SALT LAKE CITY, Utah (ABC4 News) – A bill years in the making is officially on its way to Governor Gary Herbert’s office.

Wednesday, the Utah Senate gave final legislative approval to the bill to enhance criminal penalties for those convicted of hate crimes.

It made for a historic day on Utah’s Capitol Hill.

“This year things just clicked. This year things just came together,” said Senator Daniel Thatcher, (R) West Valley.

A hate crimes bill that stalled year after year gets final legislative approval.

Hugs and high emotions followed the 22-3 vote in the Senate.

“I was trying not to get too excited until we crossed the finish line, but we just crossed the finish line and so I think now is the time for a little celebration,” said Thatcher.

The bill creates an enhanced penalty for those convicted of targeting a victim based on race, religion, sexual orientation, military service and other protected categories.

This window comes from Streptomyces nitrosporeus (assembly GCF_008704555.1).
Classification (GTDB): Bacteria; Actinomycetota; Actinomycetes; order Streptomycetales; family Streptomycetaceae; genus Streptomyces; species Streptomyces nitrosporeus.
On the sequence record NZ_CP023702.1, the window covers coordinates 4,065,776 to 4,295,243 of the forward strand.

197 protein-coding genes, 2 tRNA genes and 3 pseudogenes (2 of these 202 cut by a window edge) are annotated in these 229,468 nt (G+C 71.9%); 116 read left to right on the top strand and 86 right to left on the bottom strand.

Salt Lake County District Attorney Sim Gill has been waiting a long time for that opportunity.

“I get emotional about it because there’s a lot of people who I’ve had to meet with, and a lot of people in our community who have been impacted by this, and that we have not been able to make progress in it and not give them a measure of justice,” said Gill.

The bill was amended in the House to include political expression as a category.

Senator Luz Escamilla spoke in opposition to that but says the bill is too important to let it stand in the way.

“In my district, there’s been a couple of incidents that have targeted a specific community based on their national origin, in this case from being from the country of Mexico. I think that does send a chilling message when that happens,” said Escamilla, (D) Salt Lake City.

Now, another message from the state of increased penalties.

Senator Thatcher says it wouldn’t have happened without the efforts of those who went before him.

“How do you not recognize Senator Urquhart, he’s who got me started on this, but before him, David Litvack worked on this, Pete Suazo worked on this,” he said.

Governor Herbert has already said he will sign the bill. He says it will provide critical protections to Utah residents.